The legislative committee of the Assembly proposed to amend the Penal Code. In it was a proposal to reduce the age of consent from 18 years to 16.

It sparked a debate, mostly online. The general feeling was that reducing the age of consent, the legal age considered to consent to sexual acts, would do more harm to girls. It would make children vulnerable to sexual predators, result in more teenage pregnancy problems and it was unfair to girls.

Then there were others who argued that the law surrounding the age of consent was harsh, digressing from the legislative purpose and that the Penal Code has been misused to punish people. All attention was on the debate yesterday. There were also others who are unaware of the implications of the debate.

The Assembly took a middle path. They decided to put the provision to the committee again before endorsing the amendment.  It was the best way out given the pressure and also disagreement among members. There were others who were ready to pounce on the parliamentarians if the amendment was made.

The section on the age of consent had been a topic of discussion long before it was brought to the parliament. Those interpreting the provision felt the need to reduce the age. The national law review taskforce found practical problems in the provision, as many became criminals accidently under the law.

Young lovers and married couples suddenly became casualties of the law, no matter how well-intended the law was. A young mother with her baby strapped on her back came to Kuensel after her husband was sentenced to nine years. She wanted him out to help her raise the baby. There are 133 men serving sentence for similar “crime”, as reported in the Assembly.

All arguments make sense. This indicates that there are problems with our legislation. Laws are intended to bring order not cause hardship or ruin families and communities.

With time in our hand to relook into the provisions, it is wise to look at the consequences of the amendment.  One thing is very clear. A rape is a rape whether the victim is a 16-year-old or a 40-year-old. Even if the age of consent is reduced to 15, we can define rape and consensual sex provided we also have the expertise including in the judiciary.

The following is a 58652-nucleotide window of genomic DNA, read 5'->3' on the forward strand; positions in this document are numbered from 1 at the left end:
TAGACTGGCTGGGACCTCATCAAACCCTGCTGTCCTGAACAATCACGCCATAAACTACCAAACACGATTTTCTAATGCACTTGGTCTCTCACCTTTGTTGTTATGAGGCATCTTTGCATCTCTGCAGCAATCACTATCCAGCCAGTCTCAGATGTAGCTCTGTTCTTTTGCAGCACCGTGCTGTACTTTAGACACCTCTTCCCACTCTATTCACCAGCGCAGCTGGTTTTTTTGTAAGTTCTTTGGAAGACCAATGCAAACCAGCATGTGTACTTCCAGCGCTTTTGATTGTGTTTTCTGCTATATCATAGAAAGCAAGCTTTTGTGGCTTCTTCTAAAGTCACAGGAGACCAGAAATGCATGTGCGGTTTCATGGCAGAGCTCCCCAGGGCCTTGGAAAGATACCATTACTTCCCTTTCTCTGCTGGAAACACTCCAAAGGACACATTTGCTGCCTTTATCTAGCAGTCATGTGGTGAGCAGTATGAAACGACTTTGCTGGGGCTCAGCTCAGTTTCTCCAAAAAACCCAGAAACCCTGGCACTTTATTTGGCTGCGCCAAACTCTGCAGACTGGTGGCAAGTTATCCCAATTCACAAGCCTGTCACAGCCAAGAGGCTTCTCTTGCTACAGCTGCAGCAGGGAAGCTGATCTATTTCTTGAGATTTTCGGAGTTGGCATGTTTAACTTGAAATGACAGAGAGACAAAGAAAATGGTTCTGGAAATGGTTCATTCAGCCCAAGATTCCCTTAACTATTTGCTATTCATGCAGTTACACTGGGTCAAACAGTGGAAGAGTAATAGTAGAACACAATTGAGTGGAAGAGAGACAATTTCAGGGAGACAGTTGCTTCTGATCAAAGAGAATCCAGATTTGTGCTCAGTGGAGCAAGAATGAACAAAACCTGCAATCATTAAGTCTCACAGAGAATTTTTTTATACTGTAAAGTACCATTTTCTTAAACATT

Similarly, sexual harassment or predation is a crime notwithstanding the age. Rape of a child, below the age of consent, is defined and is a different degree of crime. We should differentiate these things.

The proposal to add an age difference of three years, for consensual sex,  in the provision of “Rape of a child above12 years of age” sounds the way out in preventing what is now perceived as miscarriage of justice- in penalising the boy even if the sex is consensual.

This also provides a solution to the age of consent disagreement. If this provision is amended, the age of consent need not be even changed. Perhaps, one discussion could be on the degree of crime and the punishment if the provision is being misused depending on the age of the perpetrator, boy or girl.

The debate is not about men against women. Some women parliamentarians are proposing to reduce the age of consent. They have seen the problem first hand in the villages, not on social media.